The plaintiffs, who are minors, allege in their complaint that they have been denied the dental care prescribed by Title XIX of the Social Security Act, known as the "Medicaid Act." Noting that only 16% of North Carolina's dentists participate in the Medicaid program, they allege that they are unable to locate local dentists who are willing to treat them in exchange for Medicaid reimbursement. They assert that Medicaid beneficiaries in North Carolina generally must conduct extensive searches and travel long distances to locate and utilize the services of a dentist who will accept Medicaid reimbursement.
Describing their own experiences, Emani Tatum, 3, alleges that she has had to travel two hours each way to utilize the services of a dentist. While a dental clinic closer to her provided an initial screening, that clinic was unable to provide ongoing care. As a result of the inaccessibility of prompt and adequate care, she has had to have extensive dental care, including three fillings and two crowns. JeShod Hughes, 9, alleges that he has had similar difficulties in obtaining treatment. Arielle
McCree, 6, alleges that her mother contacted the local Department of Social Services to find a dentist, only to be referred to the public health clinic, which was unable to provide dental services. The Department of Social Services then could not provide the name of any dentist for McCree who would accept Medicaid reimbursement. McCree's mother eventually located a dentist an hour away. Austin Brooks, 6, alleges that his grandmother contacted numerous dentists in his area, but none would accept Medicaid. Because he could not locate a dentist in his area, he could not receive preventive dental treatment. When he began experiencing oral pain, his grandmother located a dentist three hours away. Because of the lack of preventative dental care, Brooks has had to have four of his front teeth pulled and several of his remaining teeth capped.1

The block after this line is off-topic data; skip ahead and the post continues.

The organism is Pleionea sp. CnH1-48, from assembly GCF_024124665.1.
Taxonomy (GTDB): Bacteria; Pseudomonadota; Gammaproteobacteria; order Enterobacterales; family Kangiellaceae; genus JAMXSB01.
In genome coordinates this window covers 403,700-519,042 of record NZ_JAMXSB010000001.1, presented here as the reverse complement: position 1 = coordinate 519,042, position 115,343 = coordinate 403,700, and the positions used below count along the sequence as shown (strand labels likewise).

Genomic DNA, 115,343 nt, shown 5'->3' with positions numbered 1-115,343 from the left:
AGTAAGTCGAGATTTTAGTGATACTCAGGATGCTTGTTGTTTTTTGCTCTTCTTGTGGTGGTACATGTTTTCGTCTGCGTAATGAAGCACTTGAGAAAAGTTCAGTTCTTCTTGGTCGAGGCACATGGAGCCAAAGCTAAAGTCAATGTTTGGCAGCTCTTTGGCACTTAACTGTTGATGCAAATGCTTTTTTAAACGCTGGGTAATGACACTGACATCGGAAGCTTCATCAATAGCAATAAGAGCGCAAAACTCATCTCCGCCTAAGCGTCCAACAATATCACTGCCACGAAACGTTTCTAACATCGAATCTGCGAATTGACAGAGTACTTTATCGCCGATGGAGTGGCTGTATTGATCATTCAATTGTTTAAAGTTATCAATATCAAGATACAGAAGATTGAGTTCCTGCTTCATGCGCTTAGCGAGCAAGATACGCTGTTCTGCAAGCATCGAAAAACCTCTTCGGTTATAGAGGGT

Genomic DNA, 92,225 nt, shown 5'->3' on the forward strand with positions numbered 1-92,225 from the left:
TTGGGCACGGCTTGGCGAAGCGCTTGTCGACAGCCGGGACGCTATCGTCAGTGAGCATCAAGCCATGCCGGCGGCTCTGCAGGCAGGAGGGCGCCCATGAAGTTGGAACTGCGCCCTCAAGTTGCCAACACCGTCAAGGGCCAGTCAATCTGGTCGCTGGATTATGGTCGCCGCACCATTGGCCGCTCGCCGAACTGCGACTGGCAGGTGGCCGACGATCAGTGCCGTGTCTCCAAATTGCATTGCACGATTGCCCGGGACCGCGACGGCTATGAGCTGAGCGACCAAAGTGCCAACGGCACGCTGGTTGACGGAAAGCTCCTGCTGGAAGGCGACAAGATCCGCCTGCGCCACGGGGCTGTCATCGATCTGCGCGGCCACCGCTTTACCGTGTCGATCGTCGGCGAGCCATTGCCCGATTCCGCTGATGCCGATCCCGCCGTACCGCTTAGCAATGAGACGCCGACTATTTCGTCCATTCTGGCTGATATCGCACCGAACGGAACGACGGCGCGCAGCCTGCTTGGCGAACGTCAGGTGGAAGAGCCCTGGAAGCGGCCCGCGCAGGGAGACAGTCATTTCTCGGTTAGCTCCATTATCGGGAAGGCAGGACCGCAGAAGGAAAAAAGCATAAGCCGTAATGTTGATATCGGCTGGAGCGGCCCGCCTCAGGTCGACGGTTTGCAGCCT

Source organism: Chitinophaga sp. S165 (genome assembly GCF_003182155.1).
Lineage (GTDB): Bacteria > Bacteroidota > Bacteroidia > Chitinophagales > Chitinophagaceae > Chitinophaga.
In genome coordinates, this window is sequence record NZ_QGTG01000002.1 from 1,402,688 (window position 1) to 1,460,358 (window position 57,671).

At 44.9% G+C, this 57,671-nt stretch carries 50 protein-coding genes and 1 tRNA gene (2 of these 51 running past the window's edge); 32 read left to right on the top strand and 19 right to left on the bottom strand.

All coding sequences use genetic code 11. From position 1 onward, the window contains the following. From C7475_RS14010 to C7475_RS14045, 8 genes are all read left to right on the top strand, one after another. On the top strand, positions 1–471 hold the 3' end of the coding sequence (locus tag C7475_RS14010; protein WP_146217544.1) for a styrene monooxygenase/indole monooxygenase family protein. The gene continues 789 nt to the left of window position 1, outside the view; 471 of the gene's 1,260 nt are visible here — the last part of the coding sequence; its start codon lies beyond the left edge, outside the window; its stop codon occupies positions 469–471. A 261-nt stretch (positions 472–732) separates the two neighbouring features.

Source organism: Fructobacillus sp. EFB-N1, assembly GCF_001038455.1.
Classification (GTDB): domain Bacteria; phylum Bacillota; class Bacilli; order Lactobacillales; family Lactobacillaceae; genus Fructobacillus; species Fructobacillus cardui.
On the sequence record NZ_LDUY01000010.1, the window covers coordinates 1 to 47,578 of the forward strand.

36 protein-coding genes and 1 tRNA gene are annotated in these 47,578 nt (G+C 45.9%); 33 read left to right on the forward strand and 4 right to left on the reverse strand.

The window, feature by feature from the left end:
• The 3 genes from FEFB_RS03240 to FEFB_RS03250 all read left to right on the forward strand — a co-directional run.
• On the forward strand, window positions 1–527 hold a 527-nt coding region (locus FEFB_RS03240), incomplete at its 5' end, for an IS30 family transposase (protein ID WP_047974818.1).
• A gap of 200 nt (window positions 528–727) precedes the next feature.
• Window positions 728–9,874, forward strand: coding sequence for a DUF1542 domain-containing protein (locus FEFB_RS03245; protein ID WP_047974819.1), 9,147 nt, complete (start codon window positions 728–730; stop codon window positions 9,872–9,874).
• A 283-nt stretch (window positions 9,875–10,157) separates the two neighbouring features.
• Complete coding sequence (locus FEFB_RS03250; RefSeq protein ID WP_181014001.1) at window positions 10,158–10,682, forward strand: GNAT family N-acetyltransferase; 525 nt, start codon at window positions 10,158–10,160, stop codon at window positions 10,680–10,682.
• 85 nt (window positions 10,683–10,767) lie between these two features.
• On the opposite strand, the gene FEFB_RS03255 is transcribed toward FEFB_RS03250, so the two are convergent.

Because of their inability to receive adequate dental care, these plaintiffs, through their parents, guardians, or next friends, commenced this action on behalf of themselves and on behalf of others similarly situated against Carmen Hooker Buell, Director of the North Carolina Department of Health and Human Services, and Nina M. Yeager, Director of the North Carolina Division of Medicaid Assistance, in their official capacities.2 Plaintiffs allege that the defendants have: (1) denied North Carolina Medicaid beneficiaries equal access and quality care, in violation of 42 U.S.C. § 1396a(a)(30)(A) and 42 C.F.R. § 447.204; (2) failed to ensure statewide availability of dental services, in violation of 42 U.S.C. § 1396a(a)(1) and 42. C.F.R. § 431.50; (3) denied North Carolina Medicaid beneficiaries timely dental care, in violation of 42 U.S.C. § 1396a(a)(8) and 42 C.F.R. § 435.930; (4) denied Medicaid beneficiaries a free choice of dental care providers, in violation of 42 U.S.C. § 1396a(a)(23) and 42 C.F.R. § 431.51; (5) denied Medicaid beneficiaries dental care that is comparable to the care available to non-Medicaid patients, in violation of 42 U.S.C. § 1396a(a)(10)(B) and 42 C.F.R. §§ 440.230, 440.240; and (6) denied Medicaid beneficiaries proper access to early screening and treatment services, in violation of 42 U.S.C. §§ 1396a(a)(10)(A), 1396a(a)(43), 1396d(a)(4)(B), 1396d(R), and 42 C.F.R. § 441.50 et seq.